Fox News host Chris Wallace escalated the network's war with Trump, blaming him for the 'most direct sustained assault' on press freedom in US history

Donald Trump Chris Wallace

NICHOLAS KAMM/AFP via Getty Images/Twitter/FoxNewsSunday

A composite image of President Donald Trump in October and Chris Wallace during a Fox News broadcast about the impeachment inquiry into Trump.

  • Fox News host Chris Wallace said President Donald Trump "is engaged in the most direct sustained assault on freedom of the press in our history."
  • He said Trump is trying "to raise doubts when we report critically about him and his administration that we can be trusted" and noted polls showing people doubting the first amendment of the US constitution as a result.
  • The comments come as a war between Trump and Fox News escalates, with Trump repeatedly criticizing the network that was once his close ally and many of its most prolific hosts and contributors hitting back.
  • Trump and Wallace have sparred previously, with Trump saying in October that Wallace "will never be his father" - a prolific CBS interviewer who died in 2012 - after Wallace's coverage of the impeachment inquiry.
  • Visit Business Insider's homepage for more stories.

Fox News host Chris Wallace said that US President Donald Trump has launched the most sustained attack on press freedom in the country's history.

Wallace said on Wednesday night: "I believe that President Trump is engaged in the most direct sustained assault on freedom of the press in our history," The Guardian newspaper reported.

He made the comments at the Newseum, a museum about the media industry and free expression in Washington DC, at an event celebrating the first amendment on Wednesday night. The event was also a farewell for the Newseum, which is closing at the end of this year.

"He has done everything he can to undercut the media, to try and delegitimize us, and I think his purpose is clear: to raise doubts when we report critically about him and his administration that we can be trusted," Wallace said.

He also noted Trump's repeated cry of "fake news" coming from the mainstream media, which was a claim he started using during his presidential campaign that he has now broadened to portray as a threat to the country.

chris wallace

REUTERS/Aaron Josefczyk

Chris Wallace.

Wallace said of Trump: "Back in 2017, he tweeted something that said far more about him than it did about us: 'The fake news media is not my enemy. It is the enemy of the American people.'"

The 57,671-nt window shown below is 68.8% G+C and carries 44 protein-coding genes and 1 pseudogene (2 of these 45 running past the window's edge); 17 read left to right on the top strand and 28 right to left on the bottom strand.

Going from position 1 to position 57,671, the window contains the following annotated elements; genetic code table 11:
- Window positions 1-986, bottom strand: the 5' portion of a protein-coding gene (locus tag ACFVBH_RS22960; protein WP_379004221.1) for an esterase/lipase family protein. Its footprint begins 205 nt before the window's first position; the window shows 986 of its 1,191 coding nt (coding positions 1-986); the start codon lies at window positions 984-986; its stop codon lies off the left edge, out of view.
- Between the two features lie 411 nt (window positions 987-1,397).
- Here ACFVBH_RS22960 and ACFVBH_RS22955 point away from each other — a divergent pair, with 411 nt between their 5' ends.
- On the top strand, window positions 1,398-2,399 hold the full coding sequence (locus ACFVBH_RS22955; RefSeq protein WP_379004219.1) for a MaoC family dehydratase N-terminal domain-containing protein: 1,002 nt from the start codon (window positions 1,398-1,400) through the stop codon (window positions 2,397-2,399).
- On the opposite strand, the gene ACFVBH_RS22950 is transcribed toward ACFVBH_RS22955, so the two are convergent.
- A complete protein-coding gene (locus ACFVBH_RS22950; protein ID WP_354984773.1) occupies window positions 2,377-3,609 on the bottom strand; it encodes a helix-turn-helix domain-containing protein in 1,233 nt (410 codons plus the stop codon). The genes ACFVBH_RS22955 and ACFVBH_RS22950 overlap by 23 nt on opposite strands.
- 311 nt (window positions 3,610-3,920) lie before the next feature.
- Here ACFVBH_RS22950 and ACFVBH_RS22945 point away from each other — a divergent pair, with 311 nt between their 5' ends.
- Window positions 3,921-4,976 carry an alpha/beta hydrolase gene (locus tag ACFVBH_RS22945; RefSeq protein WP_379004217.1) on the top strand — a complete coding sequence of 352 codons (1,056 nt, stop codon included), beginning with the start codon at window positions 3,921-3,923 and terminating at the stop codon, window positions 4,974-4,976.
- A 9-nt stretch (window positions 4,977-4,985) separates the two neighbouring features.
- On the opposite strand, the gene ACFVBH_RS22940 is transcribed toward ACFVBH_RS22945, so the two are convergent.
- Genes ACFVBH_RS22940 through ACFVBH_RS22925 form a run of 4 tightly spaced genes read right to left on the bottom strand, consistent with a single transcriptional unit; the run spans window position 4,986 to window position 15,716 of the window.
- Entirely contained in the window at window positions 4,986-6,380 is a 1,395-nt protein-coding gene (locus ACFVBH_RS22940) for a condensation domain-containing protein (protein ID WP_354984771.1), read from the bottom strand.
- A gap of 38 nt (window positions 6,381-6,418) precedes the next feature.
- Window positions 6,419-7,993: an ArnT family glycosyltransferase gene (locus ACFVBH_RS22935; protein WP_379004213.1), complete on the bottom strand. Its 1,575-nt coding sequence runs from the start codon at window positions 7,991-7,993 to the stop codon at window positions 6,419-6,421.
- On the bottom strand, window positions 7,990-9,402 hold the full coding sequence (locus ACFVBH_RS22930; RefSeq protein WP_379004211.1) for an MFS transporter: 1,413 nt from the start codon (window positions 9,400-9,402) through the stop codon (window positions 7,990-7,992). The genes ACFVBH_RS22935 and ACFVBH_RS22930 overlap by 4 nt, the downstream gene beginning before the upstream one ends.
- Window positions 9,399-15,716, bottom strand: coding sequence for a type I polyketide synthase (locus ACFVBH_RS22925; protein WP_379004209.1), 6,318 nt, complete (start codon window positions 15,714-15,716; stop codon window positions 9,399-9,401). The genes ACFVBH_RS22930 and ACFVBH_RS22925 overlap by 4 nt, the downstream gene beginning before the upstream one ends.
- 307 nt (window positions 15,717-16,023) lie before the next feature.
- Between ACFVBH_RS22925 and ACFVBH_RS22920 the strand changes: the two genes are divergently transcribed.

He also said that Trump's comments were changing people's view of the media and the US constitution.

"Let's be honest, the president's attacks have done some damage. A Freedom Forum Institute poll, associated here with the Newseum, this year found that 29% of Americans, almost a third of all of us, think the first amendment goes too far. And 77%, three quarters, say that fake news is a serious threat to our democracy."

Wallace also noted that Bill McRaven, who was a Navy Seal for 37 years, called Trump's comments about the media as maybe "the greatest threat to democracy in my lifetime" because they undermine the constitution, The Guardian reported.

Newseum

Alex Wong/Getty Images

Visitors browse newspaper front pages with the story of the 9/11 terror attacks in Washington DC's Newseum in September 2016.

The comments come as a war between Trump and Fox News escalates, with Trump repeatedly critcizing the network that was once his close ally, and many of its most prolific hosts and contributors hitting back.

Trump has started to direct criticism at the outlet and its main figures in light of slumping polling figures and coverage of controversies that surround him.

He reportedly fears that the network is not loyal enough to him, and has repeatedly said that Fox News has "changed."

Trump Fox News

Chip Somodevilla/Getty Images

Donald Trump, then a presidential candidate, in a debate sponsored by Fox News in March 2016.

It is not the first time Trump and Wallace have sparred. In October, Trump tweeted after Wallace's coverage of impeachment proceedings against him that Wallace "will never be his father" - referencing Wallace's dad, Mike Wallace, a prolific CBS interviewer who died in 2012.

Trump also called Wallace "nasty" and "obnoxious" in November after his interview with House Minority Whip Steve Scalise about the impeachment inquiry into Trump.

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